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Nuclear Nonproliferation Treaty Turns 40 Today

As the Nuclear Nonproliferation Treaty turns 40, nuclear disarmament groups have called for real progress to be made in moving toward a nuclear - weapons - free world. The stakes could not be higher.

According to Australian nuclear disarmament groups:

"We welcome Prime Minister Rudd's initiative to create an International Commission on Nuclear Nonproliferation and Disarmament to build on the work of the Canberra Commission. It is none too soon."

"The Need for progress on nuclear disarmament has been emphasised in the past 2-3 years by highly distinguished people ranging from the former UN Secretary General Kofi Annan, the current secretary - General Ban Ki Moon, former US secretaries of state and defence Henry Kissinger, Sam Nunn, and Richard Perry, as well as by the Union of Atomic Scientists advisory Board of 18 Nobels. Today, another highly distinguished group headed up by the UK's Douglas Hurd published an appeal in the Times calling urgently for progress in eliminating nuclear weapons."

"The results of a nuclear conflagration are as spine-chillingly awful as they have always been: The work done in the 1980s on nuclear winter has been done all over again over the last 12 months, and its just as bad in its current version as it was in its 1980s version. It remains the case that large - scale nuclear weapons use will destroy civilisation and 95% of land - based life - forms, and likely put human beings out of business. The apocalypse remains on the agenda but we seem to have forgotten it is there. Whereas global warming may take a century or so to make the planet uninhabitable, a bad decision in Stratcom or Serpukhov-15 can do the job in 40 minutes or so."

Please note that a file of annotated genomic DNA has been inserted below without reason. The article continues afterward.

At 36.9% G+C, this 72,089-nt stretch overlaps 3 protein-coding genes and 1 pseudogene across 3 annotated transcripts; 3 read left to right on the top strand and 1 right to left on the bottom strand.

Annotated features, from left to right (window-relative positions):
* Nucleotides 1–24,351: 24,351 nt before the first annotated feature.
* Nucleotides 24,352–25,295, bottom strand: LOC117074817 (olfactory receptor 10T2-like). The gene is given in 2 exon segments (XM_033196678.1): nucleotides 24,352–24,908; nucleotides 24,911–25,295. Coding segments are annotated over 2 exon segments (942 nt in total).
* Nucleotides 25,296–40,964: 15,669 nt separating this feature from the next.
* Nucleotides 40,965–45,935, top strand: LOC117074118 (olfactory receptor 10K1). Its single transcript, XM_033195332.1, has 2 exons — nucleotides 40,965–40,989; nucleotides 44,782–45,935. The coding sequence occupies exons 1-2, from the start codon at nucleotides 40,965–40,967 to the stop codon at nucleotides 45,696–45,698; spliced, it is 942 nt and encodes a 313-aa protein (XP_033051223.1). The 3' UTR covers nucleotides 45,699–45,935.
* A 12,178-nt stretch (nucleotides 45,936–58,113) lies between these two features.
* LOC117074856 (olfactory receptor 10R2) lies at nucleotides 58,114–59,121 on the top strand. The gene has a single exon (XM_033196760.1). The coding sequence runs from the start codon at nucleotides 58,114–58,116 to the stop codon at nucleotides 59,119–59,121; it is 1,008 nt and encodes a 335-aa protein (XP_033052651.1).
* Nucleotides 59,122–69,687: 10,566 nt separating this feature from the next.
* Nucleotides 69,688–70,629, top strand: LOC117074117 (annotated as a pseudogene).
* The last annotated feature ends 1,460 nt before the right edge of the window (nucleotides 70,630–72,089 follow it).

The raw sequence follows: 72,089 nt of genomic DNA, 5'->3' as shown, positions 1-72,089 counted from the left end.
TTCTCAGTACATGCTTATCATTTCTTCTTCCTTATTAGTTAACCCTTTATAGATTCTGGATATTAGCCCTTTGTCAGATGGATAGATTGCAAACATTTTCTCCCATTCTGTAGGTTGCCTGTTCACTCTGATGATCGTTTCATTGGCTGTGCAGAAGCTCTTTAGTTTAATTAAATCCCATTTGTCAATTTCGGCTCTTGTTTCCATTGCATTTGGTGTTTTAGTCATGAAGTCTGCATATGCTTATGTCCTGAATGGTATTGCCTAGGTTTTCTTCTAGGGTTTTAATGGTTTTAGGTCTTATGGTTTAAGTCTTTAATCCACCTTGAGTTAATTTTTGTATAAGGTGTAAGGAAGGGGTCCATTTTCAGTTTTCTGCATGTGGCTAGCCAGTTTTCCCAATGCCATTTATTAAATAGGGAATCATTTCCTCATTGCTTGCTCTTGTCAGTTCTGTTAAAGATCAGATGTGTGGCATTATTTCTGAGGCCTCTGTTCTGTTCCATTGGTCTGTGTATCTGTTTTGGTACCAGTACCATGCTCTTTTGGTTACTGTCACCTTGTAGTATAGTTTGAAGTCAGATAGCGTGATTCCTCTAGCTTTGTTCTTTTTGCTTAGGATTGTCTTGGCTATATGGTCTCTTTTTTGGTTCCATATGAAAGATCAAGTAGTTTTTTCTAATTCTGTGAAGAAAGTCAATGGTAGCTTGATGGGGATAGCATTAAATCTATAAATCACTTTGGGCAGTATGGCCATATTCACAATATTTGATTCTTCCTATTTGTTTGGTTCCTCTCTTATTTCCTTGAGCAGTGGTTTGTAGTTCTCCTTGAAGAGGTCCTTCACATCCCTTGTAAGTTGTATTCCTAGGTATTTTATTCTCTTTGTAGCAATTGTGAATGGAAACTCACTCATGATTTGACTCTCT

"The NPT was not designed to legitimate the holding of nuclear weapons by the nuclear weapons states indefinitely. It was designed on the assumption that it would facilitate the elimination of nuclear weapons in the relatively near term. Already, the number of states with nuclear weapons capabilities has risen from 5 to 9, including Israel, India, Pakistan and the DPRK. If Iran goes nuclear there will be 10."

"Every year or so, governments worldwide agree on perfectly sensible, rational ways forward to eliminate nuclear weapons. The nuclear weapons states routinely ignore these calls by the whole world."

"This has got to change. The Rudd Commission is a possible way forward to the elimination of a technology whose continuance is incompatible with the continuance of civilisation and life. The stakes could not be higher. We must succeed."

A Rally will be held in Sydney to commemorate the destruction of Hiroshima and Nagasaki by US Nuclear weapons on 2 August at 12.30(Midday) Sydney Town Hall.

Contact:

John Hallam PND
61-2-9319-426 (no messages) 61-2-9810-2598 (leave message)
Pauline Mitchell CICD 61-3-9663-3677 61-3-9555-3076
Irene Gale APC 0419 032 896
Bronwyn Marks, Chair, Hiroshima-Day Cttee 61-2-9982-4192

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